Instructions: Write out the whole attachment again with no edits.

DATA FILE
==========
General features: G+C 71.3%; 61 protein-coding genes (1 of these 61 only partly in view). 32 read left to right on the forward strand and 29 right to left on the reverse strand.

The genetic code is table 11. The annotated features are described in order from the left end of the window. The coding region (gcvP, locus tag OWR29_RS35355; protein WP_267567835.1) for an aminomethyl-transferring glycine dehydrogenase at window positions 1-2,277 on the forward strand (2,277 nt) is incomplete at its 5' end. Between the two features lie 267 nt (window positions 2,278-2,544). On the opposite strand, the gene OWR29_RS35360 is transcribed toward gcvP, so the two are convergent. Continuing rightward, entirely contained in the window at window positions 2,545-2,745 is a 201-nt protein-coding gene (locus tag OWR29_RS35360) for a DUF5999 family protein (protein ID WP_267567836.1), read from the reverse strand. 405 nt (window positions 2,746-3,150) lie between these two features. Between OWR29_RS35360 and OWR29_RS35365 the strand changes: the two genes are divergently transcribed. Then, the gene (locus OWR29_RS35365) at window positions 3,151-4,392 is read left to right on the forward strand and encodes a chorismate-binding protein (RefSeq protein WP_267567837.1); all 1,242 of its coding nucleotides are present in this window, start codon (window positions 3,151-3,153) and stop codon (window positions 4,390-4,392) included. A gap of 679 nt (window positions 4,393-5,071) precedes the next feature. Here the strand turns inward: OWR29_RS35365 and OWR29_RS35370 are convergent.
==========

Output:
General features: G+C 71.3%; 61 protein-coding genes (1 of these 61 only partly in view). 32 read left to right on the forward strand and 29 right to left on the reverse strand.

The genetic code is table 11. The annotated features are described in order from the left end of the window. The coding region (gcvP, locus tag OWR29_RS35355; protein WP_267567835.1) for an aminomethyl-transferring glycine dehydrogenase at window positions 1-2,277 on the forward strand (2,277 nt) is incomplete at its 5' end. Between the two features lie 267 nt (window positions 2,278-2,544). On the opposite strand, the gene OWR29_RS35360 is transcribed toward gcvP, so the two are convergent. Continuing rightward, entirely contained in the window at window positions 2,545-2,745 is a 201-nt protein-coding gene (locus tag OWR29_RS35360) for a DUF5999 family protein (protein ID WP_267567836.1), read from the reverse strand. 405 nt (window positions 2,746-3,150) lie between these two features. Between OWR29_RS35360 and OWR29_RS35365 the strand changes: the two genes are divergently transcribed. Then, the gene (locus OWR29_RS35365) at window positions 3,151-4,392 is read left to right on the forward strand and encodes a chorismate-binding protein (RefSeq protein WP_267567837.1); all 1,242 of its coding nucleotides are present in this window, start codon (window positions 3,151-3,153) and stop codon (window positions 4,390-4,392) included. A gap of 679 nt (window positions 4,393-5,071) precedes the next feature. Here the strand turns inward: OWR29_RS35365 and OWR29_RS35370 are convergent.